When is comes to big televisions, can you have too much of a good thing?
Television makers love to show off their inches and play "mine is bigger than yours". They enjoy rolling out 100+ inch televisions at trade shows - massive screens which your average person could never afford or even squeeze into their house.
Big is certainly beautiful, but don't succumb to screen envy. Even if you've got cash to splash, you need to be realistic when choosing a television for your lounge room.
Optimal viewing distance
Videophiles will tell you the optimal viewing distance for Full HD 1080p content is around 1.5 times the size of the screen, remembering screen sizes are measured diagonally. Any closer and you can see the individual pixels in the image.
Any further away and you start to lose the fine details. For a standard-def picture, such as a 576p PAL DVD, you can move back to around 4x the screen size without losing much detail.
This sounds like a great rule of thumb until you do the maths - the optimal viewing distance for 50 inch 1080p television is around 2 metres. For your average punter that's just crazy. You might see every fine detail in the image, but for most people it's just not comfortable or practical.
Field of vision
I've got a 46 inch high-def Bravia and I admit that I occasionally push the couch that close to watch a Blu-ray action movie, with headphones on after everyone else has gone to bed. I certainly wouldn't want to sit that close all the time, especially when there are a few people trying to watch the same movie.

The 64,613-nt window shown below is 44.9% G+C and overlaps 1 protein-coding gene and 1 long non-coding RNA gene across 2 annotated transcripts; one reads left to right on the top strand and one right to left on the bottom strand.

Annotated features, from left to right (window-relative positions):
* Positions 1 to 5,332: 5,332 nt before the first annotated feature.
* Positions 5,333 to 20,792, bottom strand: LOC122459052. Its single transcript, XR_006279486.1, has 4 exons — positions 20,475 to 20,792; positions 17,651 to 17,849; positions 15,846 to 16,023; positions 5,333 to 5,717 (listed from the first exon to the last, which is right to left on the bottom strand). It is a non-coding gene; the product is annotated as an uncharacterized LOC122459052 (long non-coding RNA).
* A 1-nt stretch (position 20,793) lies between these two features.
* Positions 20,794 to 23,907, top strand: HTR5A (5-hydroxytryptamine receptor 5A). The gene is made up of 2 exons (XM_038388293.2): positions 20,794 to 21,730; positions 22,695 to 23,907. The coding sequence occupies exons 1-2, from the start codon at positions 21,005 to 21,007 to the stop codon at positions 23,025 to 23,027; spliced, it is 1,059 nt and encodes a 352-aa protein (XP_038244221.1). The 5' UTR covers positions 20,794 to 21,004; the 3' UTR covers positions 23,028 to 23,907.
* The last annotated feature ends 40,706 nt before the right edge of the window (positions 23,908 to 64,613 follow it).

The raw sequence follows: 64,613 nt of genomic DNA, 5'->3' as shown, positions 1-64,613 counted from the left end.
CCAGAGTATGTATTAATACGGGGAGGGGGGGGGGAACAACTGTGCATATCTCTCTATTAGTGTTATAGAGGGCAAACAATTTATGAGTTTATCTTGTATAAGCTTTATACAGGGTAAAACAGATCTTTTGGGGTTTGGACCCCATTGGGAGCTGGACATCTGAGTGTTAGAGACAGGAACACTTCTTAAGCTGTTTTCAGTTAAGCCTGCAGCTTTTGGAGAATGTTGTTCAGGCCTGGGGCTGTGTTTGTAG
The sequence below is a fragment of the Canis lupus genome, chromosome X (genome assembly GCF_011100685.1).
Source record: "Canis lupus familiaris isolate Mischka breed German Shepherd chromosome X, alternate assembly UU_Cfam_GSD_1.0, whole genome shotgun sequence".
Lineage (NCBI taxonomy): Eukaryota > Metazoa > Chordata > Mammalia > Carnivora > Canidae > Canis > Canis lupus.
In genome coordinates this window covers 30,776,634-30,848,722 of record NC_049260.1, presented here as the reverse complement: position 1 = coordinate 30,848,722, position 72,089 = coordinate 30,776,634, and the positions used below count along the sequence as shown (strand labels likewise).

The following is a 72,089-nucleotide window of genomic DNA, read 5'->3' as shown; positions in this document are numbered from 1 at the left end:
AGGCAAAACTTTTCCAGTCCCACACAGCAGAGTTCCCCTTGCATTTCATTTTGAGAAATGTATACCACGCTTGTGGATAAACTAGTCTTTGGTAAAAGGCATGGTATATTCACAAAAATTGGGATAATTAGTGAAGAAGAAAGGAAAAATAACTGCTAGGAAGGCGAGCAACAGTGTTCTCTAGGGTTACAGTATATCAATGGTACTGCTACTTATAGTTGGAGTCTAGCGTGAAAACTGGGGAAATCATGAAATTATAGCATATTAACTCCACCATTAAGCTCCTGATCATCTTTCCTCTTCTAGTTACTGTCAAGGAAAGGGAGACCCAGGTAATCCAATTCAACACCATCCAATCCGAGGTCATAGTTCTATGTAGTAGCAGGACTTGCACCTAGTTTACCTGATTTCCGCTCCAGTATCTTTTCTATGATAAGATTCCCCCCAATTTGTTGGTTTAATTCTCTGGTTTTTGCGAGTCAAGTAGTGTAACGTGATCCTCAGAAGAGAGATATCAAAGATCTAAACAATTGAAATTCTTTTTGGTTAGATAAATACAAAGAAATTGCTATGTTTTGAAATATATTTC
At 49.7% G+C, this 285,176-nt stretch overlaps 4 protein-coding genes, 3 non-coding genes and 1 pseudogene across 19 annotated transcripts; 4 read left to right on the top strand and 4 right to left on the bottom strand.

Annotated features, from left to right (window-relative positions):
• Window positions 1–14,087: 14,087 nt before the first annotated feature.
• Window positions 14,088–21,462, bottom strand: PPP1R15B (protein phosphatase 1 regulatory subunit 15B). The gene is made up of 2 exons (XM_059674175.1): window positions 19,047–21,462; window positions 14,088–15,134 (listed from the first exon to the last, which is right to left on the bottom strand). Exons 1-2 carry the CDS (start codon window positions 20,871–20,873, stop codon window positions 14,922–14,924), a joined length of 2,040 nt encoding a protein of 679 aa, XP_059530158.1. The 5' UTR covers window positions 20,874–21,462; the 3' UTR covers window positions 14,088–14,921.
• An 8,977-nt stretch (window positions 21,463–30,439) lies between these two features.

Remember you're not trying to fill your field of vision - otherwise you'd constantly be turning your head to see everything. By my rough calculations, at 2 metres the television takes up just over a quarter of my field of vision and it's already verging on uncomfortable.
A rule of thumb to follow
For your average viewer, 2x the screen size is about as close as you'd ever want to sit to the screen even if you're watching a Blu-ray movie. This means about 2.5 metres for a 50 inch television if you want to really immerse yourself in a high-def movie. For standard-def viewing you want to push your couch back to the 4 metre mark.
If you can't sit at least 2.5 metres away from your television, I'd have serious reservations about buying a 50 inch HDTV.
Buying a flat screen TV? Have a question you'd like us to answer? Add your comments or questions about flat screen TV issues to the discussion below.
Also in this series, How to Pick a Great Flat Screen TV, And Not Get Sucked In By Marketing Hype:
Part 14: Should I care about refresh rates?
Part 13: How do I compare HDTVs in the store?
Part 12: Hiding your television
Part 11: calibrating your television
Part 10: those pesky upscaling issues explained
Part 9: video inputs and future proofing
Part 8: Logitech Harmony vs AV Link remote controls
Part 7: Should you upgrade your TV for DLNA?
Part 6: TV tuners and "Digital Capable"
Part 5: HDMI and component ports
Part 4: LED and backlighting
Part 3: Screen size
Part 2: Refresh rates
Part 1: Brightness and contrast ratios
Also see our 5 tips for buying a digital TV set top box
And also see the lowdown on Freeview, and whether you should care
If you're new to Digital TV, or have yet to make the leap, start by reading Prepare yourself for Digital TV